Radish Kimchi

Radish KimchiKimchi is the national dish of Korea and is essentially a way of preserving vegetables by salting them and storing them in airtight containers or the beautiful earthenware Onggi. While the word “kimchi” on its own will likely be referring to the classic kimchi made with Chinese cabbage, there are actually so many different kinds. This radish kimchi is also really popular and, coincidentally, I had just enough radish to make it after I used some for my Classic Kimchi. Korean radish is traditionally used but they are really hard to come by so I used a daikon radish. They’re hard to come by too but a little more common. This radish kimchi is a lot easier than the classic Chinese cabbage version as it only needs to sit coated in a little salt and sugar for an hour, instead of the 4 hours for the cabbage. In which time, you can just chop up the vegetables for the paste and add them to your fish sauce and gochugaru mixture. Gochugaru is Korean chilli flakes and is essential here, I’m afraid, and difficult to come by. It’s readily available online though so try there. The first time I made kimchi, I made the mistake of assuming that chilli powder was chilli powder so I used Indian chilli powder. The result was not the vivid red colour ┬áit should be, it was far too spicy and packed little other flavour than the heat. As soon as my gochugaru arrived in the mail and I opened it up, the smell hit me and I knew how wrong I was to use the Indian stuff. It had an incredible savoury, sweet smell even though the only ingredient was Korean chillies.

Radish Kimchi


  • 1Kg daikon radish, peeled and cut into 2cm dice
  • 2 tbsp sea salt flakes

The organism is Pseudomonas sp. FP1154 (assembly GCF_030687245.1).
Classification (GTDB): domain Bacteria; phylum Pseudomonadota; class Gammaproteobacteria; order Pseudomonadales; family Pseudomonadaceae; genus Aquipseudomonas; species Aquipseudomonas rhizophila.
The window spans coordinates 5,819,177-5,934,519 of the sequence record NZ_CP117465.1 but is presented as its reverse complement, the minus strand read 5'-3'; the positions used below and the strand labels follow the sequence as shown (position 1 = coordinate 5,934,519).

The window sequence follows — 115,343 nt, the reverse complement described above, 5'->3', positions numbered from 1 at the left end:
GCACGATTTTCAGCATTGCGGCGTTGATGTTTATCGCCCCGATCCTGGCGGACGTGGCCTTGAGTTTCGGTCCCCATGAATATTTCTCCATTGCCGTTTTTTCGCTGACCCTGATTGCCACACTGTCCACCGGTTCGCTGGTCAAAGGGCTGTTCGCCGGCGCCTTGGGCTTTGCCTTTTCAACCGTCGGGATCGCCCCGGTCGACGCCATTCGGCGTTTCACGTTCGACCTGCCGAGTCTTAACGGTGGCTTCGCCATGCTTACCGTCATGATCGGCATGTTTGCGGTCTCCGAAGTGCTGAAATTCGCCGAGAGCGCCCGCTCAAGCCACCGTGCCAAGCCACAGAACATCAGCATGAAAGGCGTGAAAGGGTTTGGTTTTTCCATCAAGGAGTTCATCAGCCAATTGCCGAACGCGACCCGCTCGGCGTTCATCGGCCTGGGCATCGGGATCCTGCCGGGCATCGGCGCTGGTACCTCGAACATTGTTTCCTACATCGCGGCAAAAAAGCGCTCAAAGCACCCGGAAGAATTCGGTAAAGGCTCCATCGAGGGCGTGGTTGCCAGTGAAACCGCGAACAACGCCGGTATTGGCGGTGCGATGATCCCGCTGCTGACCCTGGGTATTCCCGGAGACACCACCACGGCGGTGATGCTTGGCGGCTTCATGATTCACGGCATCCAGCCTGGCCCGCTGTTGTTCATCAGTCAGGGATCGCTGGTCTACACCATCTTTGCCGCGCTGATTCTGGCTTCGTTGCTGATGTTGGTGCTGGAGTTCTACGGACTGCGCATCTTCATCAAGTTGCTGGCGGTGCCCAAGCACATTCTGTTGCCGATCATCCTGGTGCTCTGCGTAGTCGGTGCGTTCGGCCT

• 2 tbsp brown sugar
  • 5 cloves of garlic, minced
  • 50g peeled ginger, minced
  • 4 spring onions, finely sliced
  • 1 carrot, peeled and sliced into julienne matchsticks
  • 50ml fish sauce
  • 40g gochugaru (Korean hot chilli flakes)


  1. Add the radish cubes to a large mixing bowl and sprinkle over the salt and sugar. Mix well and allow to sit for about an hour, stirring it up every 15 minutes.
  2. Mix the fish sauce and gochugaru together to form a paste.
  3. Once the radishes have rested for an hour, pour off the sugary, salty water that has rendered from the radishes. Add 100ml of it to the chilli paste and discard the rest.
  4. Mix in the radish water to the chilli paste.
  5. Add the garlic, ginger, spring onions and carrot to the radishes and stir to disperse.
  6. Pour over the chilli sauce and stir well to coat all the vegetables.
  7. Transfer to a large air-tight container and push it down with the back of a wooden spoon to force the trapped air pockets to the surface.
  8. Wipe the rim, close it and set it aside on the worktop to ferment for a few days.
  9. A few days later, open it up and push it back into its own juices with the back of a wooden spoon. Close it and transfer it to the fridge for a week or up to a few years.
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